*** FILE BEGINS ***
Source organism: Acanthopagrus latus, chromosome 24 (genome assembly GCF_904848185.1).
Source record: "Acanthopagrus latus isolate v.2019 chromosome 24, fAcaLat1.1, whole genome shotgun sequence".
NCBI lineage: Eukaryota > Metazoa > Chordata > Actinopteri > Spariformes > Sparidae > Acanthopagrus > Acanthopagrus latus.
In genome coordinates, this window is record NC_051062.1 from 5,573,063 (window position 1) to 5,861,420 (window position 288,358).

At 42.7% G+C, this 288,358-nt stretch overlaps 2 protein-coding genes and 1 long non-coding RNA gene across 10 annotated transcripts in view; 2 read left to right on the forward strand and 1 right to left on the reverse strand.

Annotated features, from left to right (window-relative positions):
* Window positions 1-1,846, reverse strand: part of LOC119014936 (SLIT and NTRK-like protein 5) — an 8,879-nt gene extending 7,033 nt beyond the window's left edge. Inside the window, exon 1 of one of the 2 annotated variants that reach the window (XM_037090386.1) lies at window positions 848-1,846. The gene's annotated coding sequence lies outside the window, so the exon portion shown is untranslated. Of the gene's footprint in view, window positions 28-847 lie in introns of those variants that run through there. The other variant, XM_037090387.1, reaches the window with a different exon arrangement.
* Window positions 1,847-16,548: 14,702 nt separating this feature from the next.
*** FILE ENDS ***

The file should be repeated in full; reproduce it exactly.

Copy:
Source organism: Acanthopagrus latus, chromosome 24 (genome assembly GCF_904848185.1).
Source record: "Acanthopagrus latus isolate v.2019 chromosome 24, fAcaLat1.1, whole genome shotgun sequence".
NCBI lineage: Eukaryota > Metazoa > Chordata > Actinopteri > Spariformes > Sparidae > Acanthopagrus > Acanthopagrus latus.
In genome coordinates, this window is record NC_051062.1 from 5,573,063 (window position 1) to 5,861,420 (window position 288,358).

At 42.7% G+C, this 288,358-nt stretch overlaps 2 protein-coding genes and 1 long non-coding RNA gene across 10 annotated transcripts in view; 2 read left to right on the forward strand and 1 right to left on the reverse strand.

Annotated features, from left to right (window-relative positions):
* Window positions 1-1,846, reverse strand: part of LOC119014936 (SLIT and NTRK-like protein 5) — an 8,879-nt gene extending 7,033 nt beyond the window's left edge. Inside the window, exon 1 of one of the 2 annotated variants that reach the window (XM_037090386.1) lies at window positions 848-1,846. The gene's annotated coding sequence lies outside the window, so the exon portion shown is untranslated. Of the gene's footprint in view, window positions 28-847 lie in introns of those variants that run through there. The other variant, XM_037090387.1, reaches the window with a different exon arrangement.
* Window positions 1,847-16,548: 14,702 nt separating this feature from the next.